If you’ve never gone to a mental health professional before or sought psychologist help, it can be daunting. A lot of people have difficultly navigating the system and find it intimidating to get treatment. Mental help and accessing psychologist help can be a lot of work, so if you’re feeling overwhelmed, you’re not alone.
You may be putting off seeking psychologist help because of financial concerns. The cost of appointments with doctors, psychologists, and psychiatrists can be high. If the medical offices are a long distance away, you may additionally have to pay for travel expenses. For some people, this can feel like an impossible hurdle to overcome and can make it seem like it’s impossible to get psychologist help.
Everyone is entitled to the assistance they require and should have equitable access to psychologist help- and thankfully there are things you can do to get that assistance. Investigating your options is a great first step along the path towards getting the mental health support you need. Here are some things you can do to get mental health support or psychologist help, without spending a fortune.
You may be able to get a care plan implement as part of your Medicare coverage, so check to see if you qualify.
If any of the following apply to you, you may be eligible.
- You are an Australian resident or NZ resident
- You’re a permanent resident
- In the process of becoming a permanent resident
- You fall under certain categories or orders as a temporary resident
If you were born here, it’s likely you qualify. Get in touch with your family to see if you’ve been added to their Medicare. You can apply for a card of your own if you’re over the age of 15.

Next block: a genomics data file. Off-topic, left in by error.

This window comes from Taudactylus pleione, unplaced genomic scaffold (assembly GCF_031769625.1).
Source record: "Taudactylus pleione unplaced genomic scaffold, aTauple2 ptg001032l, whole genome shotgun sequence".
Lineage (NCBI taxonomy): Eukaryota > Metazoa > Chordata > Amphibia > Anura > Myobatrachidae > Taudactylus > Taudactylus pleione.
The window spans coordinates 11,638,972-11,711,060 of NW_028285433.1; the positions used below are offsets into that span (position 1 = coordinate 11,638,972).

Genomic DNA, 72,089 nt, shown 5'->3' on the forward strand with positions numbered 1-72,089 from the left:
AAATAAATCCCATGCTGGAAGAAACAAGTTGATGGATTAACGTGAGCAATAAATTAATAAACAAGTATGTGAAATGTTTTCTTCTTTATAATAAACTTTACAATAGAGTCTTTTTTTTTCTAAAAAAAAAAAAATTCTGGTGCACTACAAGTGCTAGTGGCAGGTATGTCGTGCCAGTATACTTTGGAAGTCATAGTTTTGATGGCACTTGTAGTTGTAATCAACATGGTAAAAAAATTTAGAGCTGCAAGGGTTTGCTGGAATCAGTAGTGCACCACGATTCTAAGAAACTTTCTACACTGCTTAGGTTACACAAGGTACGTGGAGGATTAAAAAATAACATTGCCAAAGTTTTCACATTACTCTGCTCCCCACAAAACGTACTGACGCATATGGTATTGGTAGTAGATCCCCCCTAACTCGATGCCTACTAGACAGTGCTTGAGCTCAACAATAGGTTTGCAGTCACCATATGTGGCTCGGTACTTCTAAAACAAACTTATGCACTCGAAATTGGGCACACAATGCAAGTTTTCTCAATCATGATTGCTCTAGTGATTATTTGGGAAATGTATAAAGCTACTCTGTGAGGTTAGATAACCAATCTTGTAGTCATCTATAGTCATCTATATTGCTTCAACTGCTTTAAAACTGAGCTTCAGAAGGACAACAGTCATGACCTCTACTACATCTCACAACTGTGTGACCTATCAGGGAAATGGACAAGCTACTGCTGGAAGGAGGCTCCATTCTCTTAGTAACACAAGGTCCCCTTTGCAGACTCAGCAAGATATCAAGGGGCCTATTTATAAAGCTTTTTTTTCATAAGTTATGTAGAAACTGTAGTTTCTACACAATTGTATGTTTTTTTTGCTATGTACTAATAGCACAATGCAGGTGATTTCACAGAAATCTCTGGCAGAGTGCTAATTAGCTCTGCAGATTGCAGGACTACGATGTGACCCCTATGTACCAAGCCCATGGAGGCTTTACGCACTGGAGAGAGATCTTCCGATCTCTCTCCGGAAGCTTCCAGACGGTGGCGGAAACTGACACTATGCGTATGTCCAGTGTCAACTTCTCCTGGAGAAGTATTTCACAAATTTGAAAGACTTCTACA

With a Medicare card, you’re entitled to discounted doctor’s visits, no matter where you live. GP appointments are free when bulk-billed. Find a GP office using internet or government directories, which allow you to screen whether or not they accept bulk billing.
You can then make an appointment with your primary care physician to discuss your current situation and enquire about obtaining a plan for your mental health or another PCP referral.
Right now, some allied health services will reimburse you for Medicare rebates when you have a care plan in place. At the moment its 20 individual sessions. This will drop down to 10 individual sessions from June 2022. This covers sessions with a large variety of mental health professionals and extends to allowing people to get psychologist help.
Check to see whether your school, college, university, or business provides any services.
Almost all colleges and universities offer free or low-cost psychological help to students. These sessions are just as private as the ones you’d get at your local counselling centre. Make an appointment with a counsellor at your school. Some may be able to conduct remote sessions, while others may have support lines available outside of normal business hours.
Many employers are also beginning to understand the value of well-being and are now providing help programmes for their employees (EAPs). Sessions with an EAP are fully free and private, so your boss and co-workers won’t know you used the service. As long as your own or another person’s safety is not in jeopardy, nothing mentioned in these meetings will be made public. If you’re not sure if your company offers an EAP, ask your boss or human resources manager about it.
If you’re in need of immediate assistance, reach out to a free mental health hotline.
Lifeline: 13 11 14
Kids Helpline: 1800 55 1800